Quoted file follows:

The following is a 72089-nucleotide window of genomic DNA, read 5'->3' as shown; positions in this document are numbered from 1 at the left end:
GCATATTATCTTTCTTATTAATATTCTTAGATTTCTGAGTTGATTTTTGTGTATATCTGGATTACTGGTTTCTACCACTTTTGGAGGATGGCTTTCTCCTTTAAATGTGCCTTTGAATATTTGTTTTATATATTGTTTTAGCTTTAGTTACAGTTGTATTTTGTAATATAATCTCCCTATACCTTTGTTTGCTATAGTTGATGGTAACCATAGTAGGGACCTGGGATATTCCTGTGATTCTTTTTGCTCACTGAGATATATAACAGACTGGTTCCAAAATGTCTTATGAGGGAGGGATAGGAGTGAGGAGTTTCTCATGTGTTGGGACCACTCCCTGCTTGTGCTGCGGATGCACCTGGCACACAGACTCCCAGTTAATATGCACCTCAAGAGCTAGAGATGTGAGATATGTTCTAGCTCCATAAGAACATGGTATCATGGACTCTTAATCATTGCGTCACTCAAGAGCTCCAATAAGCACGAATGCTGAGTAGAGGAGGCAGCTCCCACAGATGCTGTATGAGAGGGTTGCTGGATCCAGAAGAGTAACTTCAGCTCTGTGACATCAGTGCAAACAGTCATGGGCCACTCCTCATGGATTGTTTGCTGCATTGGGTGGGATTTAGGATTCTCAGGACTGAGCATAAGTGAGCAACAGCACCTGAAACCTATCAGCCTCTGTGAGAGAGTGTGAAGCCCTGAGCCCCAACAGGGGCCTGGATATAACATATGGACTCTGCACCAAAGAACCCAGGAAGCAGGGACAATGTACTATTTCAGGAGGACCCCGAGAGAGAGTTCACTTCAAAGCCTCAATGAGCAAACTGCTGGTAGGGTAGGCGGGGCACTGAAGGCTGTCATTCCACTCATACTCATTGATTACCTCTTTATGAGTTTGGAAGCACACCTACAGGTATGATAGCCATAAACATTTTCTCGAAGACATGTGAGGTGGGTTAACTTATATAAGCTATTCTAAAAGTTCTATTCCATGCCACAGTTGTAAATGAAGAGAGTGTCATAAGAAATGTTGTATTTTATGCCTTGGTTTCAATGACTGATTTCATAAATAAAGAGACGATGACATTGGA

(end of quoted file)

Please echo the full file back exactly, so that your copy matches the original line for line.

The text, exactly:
The following is a 72089-nucleotide window of genomic DNA, read 5'->3' as shown; positions in this document are numbered from 1 at the left end:
GCATATTATCTTTCTTATTAATATTCTTAGATTTCTGAGTTGATTTTTGTGTATATCTGGATTACTGGTTTCTACCACTTTTGGAGGATGGCTTTCTCCTTTAAATGTGCCTTTGAATATTTGTTTTATATATTGTTTTAGCTTTAGTTACAGTTGTATTTTGTAATATAATCTCCCTATACCTTTGTTTGCTATAGTTGATGGTAACCATAGTAGGGACCTGGGATATTCCTGTGATTCTTTTTGCTCACTGAGATATATAACAGACTGGTTCCAAAATGTCTTATGAGGGAGGGATAGGAGTGAGGAGTTTCTCATGTGTTGGGACCACTCCCTGCTTGTGCTGCGGATGCACCTGGCACACAGACTCCCAGTTAATATGCACCTCAAGAGCTAGAGATGTGAGATATGTTCTAGCTCCATAAGAACATGGTATCATGGACTCTTAATCATTGCGTCACTCAAGAGCTCCAATAAGCACGAATGCTGAGTAGAGGAGGCAGCTCCCACAGATGCTGTATGAGAGGGTTGCTGGATCCAGAAGAGTAACTTCAGCTCTGTGACATCAGTGCAAACAGTCATGGGCCACTCCTCATGGATTGTTTGCTGCATTGGGTGGGATTTAGGATTCTCAGGACTGAGCATAAGTGAGCAACAGCACCTGAAACCTATCAGCCTCTGTGAGAGAGTGTGAAGCCCTGAGCCCCAACAGGGGCCTGGATATAACATATGGACTCTGCACCAAAGAACCCAGGAAGCAGGGACAATGTACTATTTCAGGAGGACCCCGAGAGAGAGTTCACTTCAAAGCCTCAATGAGCAAACTGCTGGTAGGGTAGGCGGGGCACTGAAGGCTGTCATTCCACTCATACTCATTGATTACCTCTTTATGAGTTTGGAAGCACACCTACAGGTATGATAGCCATAAACATTTTCTCGAAGACATGTGAGGTGGGTTAACTTATATAAGCTATTCTAAAAGTTCTATTCCATGCCACAGTTGTAAATGAAGAGAGTGTCATAAGAAATGTTGTATTTTATGCCTTGGTTTCAATGACTGATTTCATAAATAAAGAGACGATGACATTGGA